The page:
We spoke last night, in the comments to Jimbo's post, about the push to end the Surge before September. I pointed to the NYT's latest atrocity, in which unnamed sources suggested that the Bush administration was debating a pullback from the Surge; this was a mirror image of their atrocity of the last week, in which unnamed sources promised that the Bush administration was debating closing Gitmo. Just like the last time, the story is plainly wrong.
So, today, what do we have in the news?
One likely result of the report will be a vastly accelerated debate among President Bush's top aides on withdrawing troops and scaling back the U.S. presence in Iraq.
The "pivot point" for addressing the matter will no longer be Sept. 15, as initially envisioned, when a full report on Bush's so-called "surge" plan is due, but instead will come this week when the interim mid-July assessment is released, the official said.
Really, you don't say? No longer willing to wait until September?
Well, what else is there today?
The day after the most fatal bomb yet in Iraq? As the maximal troop surge in Baquba still saw up to 80 percent of the insurgents flee to fight another day?
Oh, and another AP report: "Will Turkey Invade Northern Iraq?"
Reports that Turkey has massed a huge military force on its border with Iraq bolstered fears that an invasion targeting hideouts of Kurdish rebels could be imminent.
All right, let's take these in reverse order.
Will Turkey invade Iraq? Yes, if we pull out. No, if they'd have to deal with US forces. I think that's fairly, flatly plain. Not because Turkey is an ally, which they are, but because they know what the consequences would be of tangling with the US military in conventional operations.
What does it mean that a huge bomb could blow up over a hundred innocent people, mostly women, children, and the elderly? It means this: that over a hundred women, children, and the elderly were gathered in a local market. Iraq is a culture that knows how to cloister its women in times of danger; the Shi'ite regions were used to Saddam. The fact that so many innocents were gathered in one place is a sign of their confidence in their safety -- a confidence al Qaeda used to murder.
What noble victory, to slaughter such innocents. Surely that is the mark of a strong foe. But how many markets saw a similar turnout that day, and suffered no violence?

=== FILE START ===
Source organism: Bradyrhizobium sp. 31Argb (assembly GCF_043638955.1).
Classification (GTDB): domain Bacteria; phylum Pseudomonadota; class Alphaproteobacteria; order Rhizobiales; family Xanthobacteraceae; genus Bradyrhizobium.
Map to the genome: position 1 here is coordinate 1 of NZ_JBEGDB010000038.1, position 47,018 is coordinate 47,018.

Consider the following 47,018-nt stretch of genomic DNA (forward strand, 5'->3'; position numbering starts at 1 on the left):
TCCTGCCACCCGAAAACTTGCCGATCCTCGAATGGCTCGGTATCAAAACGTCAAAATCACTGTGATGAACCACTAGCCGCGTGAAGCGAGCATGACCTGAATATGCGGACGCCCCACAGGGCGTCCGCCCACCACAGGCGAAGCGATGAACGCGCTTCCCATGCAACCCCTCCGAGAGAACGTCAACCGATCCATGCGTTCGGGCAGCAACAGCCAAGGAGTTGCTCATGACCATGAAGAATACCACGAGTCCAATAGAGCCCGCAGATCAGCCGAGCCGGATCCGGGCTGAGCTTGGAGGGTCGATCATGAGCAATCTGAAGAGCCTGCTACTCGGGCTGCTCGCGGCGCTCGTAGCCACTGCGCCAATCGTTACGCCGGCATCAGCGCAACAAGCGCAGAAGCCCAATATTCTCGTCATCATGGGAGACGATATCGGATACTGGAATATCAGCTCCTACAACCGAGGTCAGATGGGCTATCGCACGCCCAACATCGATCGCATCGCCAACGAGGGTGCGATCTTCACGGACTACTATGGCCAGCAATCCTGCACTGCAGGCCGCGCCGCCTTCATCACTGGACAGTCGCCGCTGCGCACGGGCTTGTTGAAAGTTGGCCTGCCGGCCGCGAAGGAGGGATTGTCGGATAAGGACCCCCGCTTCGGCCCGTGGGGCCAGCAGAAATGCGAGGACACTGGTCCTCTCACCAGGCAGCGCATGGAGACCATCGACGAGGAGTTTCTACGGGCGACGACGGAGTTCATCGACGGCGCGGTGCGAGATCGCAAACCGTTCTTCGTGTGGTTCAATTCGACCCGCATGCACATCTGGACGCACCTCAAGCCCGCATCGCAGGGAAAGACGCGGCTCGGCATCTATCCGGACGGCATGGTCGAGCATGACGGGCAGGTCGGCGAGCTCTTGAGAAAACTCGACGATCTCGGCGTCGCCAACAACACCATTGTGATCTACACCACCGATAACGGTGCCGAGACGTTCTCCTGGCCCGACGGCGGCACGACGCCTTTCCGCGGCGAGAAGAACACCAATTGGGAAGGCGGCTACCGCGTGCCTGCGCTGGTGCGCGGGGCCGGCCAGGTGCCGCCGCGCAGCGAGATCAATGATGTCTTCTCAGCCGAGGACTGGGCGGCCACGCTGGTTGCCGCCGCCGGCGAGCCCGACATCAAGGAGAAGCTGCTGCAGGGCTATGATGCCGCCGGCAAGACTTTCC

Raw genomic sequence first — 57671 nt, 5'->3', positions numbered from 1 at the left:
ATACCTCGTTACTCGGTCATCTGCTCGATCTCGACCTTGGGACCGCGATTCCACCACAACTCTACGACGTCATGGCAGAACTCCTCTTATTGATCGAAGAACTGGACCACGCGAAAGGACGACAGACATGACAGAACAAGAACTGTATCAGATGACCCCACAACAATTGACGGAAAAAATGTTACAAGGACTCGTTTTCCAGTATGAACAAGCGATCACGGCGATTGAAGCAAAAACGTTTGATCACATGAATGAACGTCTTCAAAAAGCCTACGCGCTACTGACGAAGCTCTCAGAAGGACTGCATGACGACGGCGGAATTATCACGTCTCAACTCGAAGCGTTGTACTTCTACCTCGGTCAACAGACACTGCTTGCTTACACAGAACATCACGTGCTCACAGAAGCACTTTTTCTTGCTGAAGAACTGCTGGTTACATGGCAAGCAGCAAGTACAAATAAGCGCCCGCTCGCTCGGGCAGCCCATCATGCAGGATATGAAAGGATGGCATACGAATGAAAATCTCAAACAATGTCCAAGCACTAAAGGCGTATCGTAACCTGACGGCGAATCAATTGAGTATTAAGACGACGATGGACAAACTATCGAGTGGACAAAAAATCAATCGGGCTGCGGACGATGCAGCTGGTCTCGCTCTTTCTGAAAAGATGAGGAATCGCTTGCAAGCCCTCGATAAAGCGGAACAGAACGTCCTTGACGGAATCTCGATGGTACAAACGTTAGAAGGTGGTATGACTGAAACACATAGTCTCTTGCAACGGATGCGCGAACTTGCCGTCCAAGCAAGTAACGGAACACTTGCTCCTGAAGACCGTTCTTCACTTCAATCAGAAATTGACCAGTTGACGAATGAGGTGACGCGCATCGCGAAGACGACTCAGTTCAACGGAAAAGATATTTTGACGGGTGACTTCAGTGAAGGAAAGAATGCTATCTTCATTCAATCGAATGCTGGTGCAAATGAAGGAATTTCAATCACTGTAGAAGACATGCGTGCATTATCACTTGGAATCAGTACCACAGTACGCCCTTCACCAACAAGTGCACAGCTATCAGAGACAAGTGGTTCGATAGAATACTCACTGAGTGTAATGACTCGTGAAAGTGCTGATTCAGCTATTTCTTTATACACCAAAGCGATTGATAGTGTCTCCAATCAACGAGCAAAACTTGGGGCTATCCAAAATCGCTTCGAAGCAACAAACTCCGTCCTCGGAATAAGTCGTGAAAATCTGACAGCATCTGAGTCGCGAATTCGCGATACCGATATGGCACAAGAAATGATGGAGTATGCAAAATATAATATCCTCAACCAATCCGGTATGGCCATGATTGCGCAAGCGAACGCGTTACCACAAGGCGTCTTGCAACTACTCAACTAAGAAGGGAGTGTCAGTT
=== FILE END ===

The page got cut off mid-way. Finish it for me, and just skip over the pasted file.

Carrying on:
What does it mean that 80 percent of al Qaeda's leadership abandoned their recruits, and fled before the US Army? Strong work, that.
Iraq "missed its targets," we are told, and that surely must mean an end to our fight -- now, right now, before September. And yet Surge operations -- as opposed to the build-up -- are less than a month old. What was the point of those operations?
It will be a long, hard summer, with much pain and loss to come, and things could still go either way. But the population-centric approach is the beginning of a process that aims to put the overall campaign onto a sustainable long-term footing. The politics of the matter then can be decisive, provided the Iraqis use the time we have bought for them to reach the essential accommodation. The Embassy and MNF-I continue to work on these issues at the highest levels but fundamentally, this is something that only Iraqis can resolve: our role is to provide an environment in which it becomes possible.
The whole point of the Surge is to address this particular problem. It is six months in the making, if you count from the start of the buildup. If the politicos in Washington set goals that Iraq could not realize, that is their own fault. It is the fault of those whose goals were set without bothering to take any account of military reality.
We've got people who are risking their lives every day to give Iraq the chance embodied by the Surge. There are 25 million people in Iraq whose lives depend on the outcome. These games in DC and among the press, they are beyond reprehensible. Real lives are at stake here -- better lives than the ones lived by these politicians and journalists.